A very generous benefactor has helped pay for one-third of the necessary renovations to Hantsport’s largest community hall.
And the anonymous donor is issuing a challenge to residents and businesses to help see the $300,000 project come to fruition.
Brian Bishop, the chairman of the Hantsport Baptist Church’s hall renovation committee, said there have been three small fundraisers held to date, and when the eventual donor heard about the project to transform the hall, the person immediately wanted to help.
“They thought that (donation) would maybe entice the community to become more excited,” said Bishop.
He said the community is being asked “to honour this challenge from this person by raising $50,000 in the next three months.”
The funds raised will be going towards making the fellowship hall, originally constructed in 1973 with support from the provincial government, more accessible and user friendly.
“This is the largest hall now in the community,” said Bishop.
It’s used by the church to host monthly luncheons for seniors; it’s used by a wide variety of community groups for social functions and day programs. With ease, Bishop can rattle off a host of activities routinely held at the site, including pickleball three times a week, indoor walking during the wintertime, jam sessions, and exercise classes. A Valley-based autism group holds a week-long summer camp there. Private functions, like anniversary celebrations and birthday parties, are held at the hall.
Even public meetings, like the ones involving the repair of the Hantsport aboiteau structure, have been held there.
“It is a very vital community resource,” said Lorraine McQueen, who is an advocate for improving accessibility and is a committee member for the hall renovation project.
“This is a project that's very important to the community of Hantsport and surrounding areas, and Hantsport has a long history of being very generous in its support of local initiatives,” said McQueen. “I'm hopeful that the community is going to come forward and support this because it is one of the few venues left where the community can gather.”
WHAT THE PROJECT ENTAILS
Bishop said the committee created a list to see what required repair and came up with four main objectives.
“The first was (to create) an accessible entry for anyone with mobility issues,” said Bishop. “Because of our ramp being outside, winter conditions made it very difficult for anyone in a wheelchair or walker to make it up that ramp. Also, it doesn't meet code.”
To rectify that, a new foyer is being built that will allow all wheelchair ramps to be inside. There will be a barrier-free washroom installed, plus a lift to allow people to access the basement.
“We've always sort of felt that if we had somebody with a mobility issue as part of the church's Sunday school, they wouldn't be able to get down there. We also see that those rooms in the basement have a possible future public use, and so therefore, we would not want to limit its access by anybody.”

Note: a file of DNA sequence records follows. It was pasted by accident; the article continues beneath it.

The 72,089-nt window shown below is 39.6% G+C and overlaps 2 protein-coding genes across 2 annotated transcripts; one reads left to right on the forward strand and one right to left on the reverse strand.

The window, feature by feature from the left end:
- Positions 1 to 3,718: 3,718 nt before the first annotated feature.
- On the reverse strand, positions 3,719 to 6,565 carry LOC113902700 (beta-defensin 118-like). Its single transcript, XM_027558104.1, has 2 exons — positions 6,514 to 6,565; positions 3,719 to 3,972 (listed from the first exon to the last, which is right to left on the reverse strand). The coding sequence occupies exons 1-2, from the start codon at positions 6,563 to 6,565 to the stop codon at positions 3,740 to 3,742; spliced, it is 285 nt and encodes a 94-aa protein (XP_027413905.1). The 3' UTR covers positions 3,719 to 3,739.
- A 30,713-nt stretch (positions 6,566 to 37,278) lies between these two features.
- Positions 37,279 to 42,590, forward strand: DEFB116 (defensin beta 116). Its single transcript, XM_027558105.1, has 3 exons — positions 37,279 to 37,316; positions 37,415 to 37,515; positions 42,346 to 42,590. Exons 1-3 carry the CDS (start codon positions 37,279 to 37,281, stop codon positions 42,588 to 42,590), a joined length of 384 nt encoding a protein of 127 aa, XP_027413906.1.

Storage will be added to the far side of the community room so that items like chairs and a piano can be tucked away, improving safety for those playing pickleball and various games.
The community hall renovation will also include the installation of heat pumps, which will provide cooling in the summertime — something both McQueen and Bishop said will be welcomed — and will reduce heating costs in the wintertime. The final aspect will be the addition of a ventilation system to improve the air quality in the basement.
Bishop said the church’s neighbours, Adam and Katelyn Quinn, have graciously allowed them to use a portion of their land to provide access to emergency responders.
“Once the design was done, we discovered that we needed access space in order for fire trucks and (the like) to get by the new building that we're constructing, and so they kindly have allowed us to have a piece of their property in order to make that access available,” said Bishop, noting how supportive the community has been so far of the project.
The Municipality of West Hants has contributed $10,000 towards the heat pumps and Bishop is hopeful the provincial government will provide an accessibility grant.
McQueen said in the long run, the project will benefit people of all ages and mobility.
“I don't have to remind you that the population is getting older and Hantsport has its share of people who have difficulty with mobility issues, particularly in the wintertime, but just generally. And so, accessibility is not just an issue for people in wheelchairs, it's an issue for the entire population,” said McQueen.
“All of us are temporarily able-bodied and we will come to a time when we will deeply appreciate that this community hall is fully accessible.”
HOW TO DONATE
Donations towards the $50,000 community room challenge may be sent to the Hantsport Baptist Church Building Fund, P. O. Box 152, Hantsport, NS, B0P1P0 or via e-transfer to firstname.lastname@example.org. The organization is hoping to have reached that goal by Jan. 30, 2020.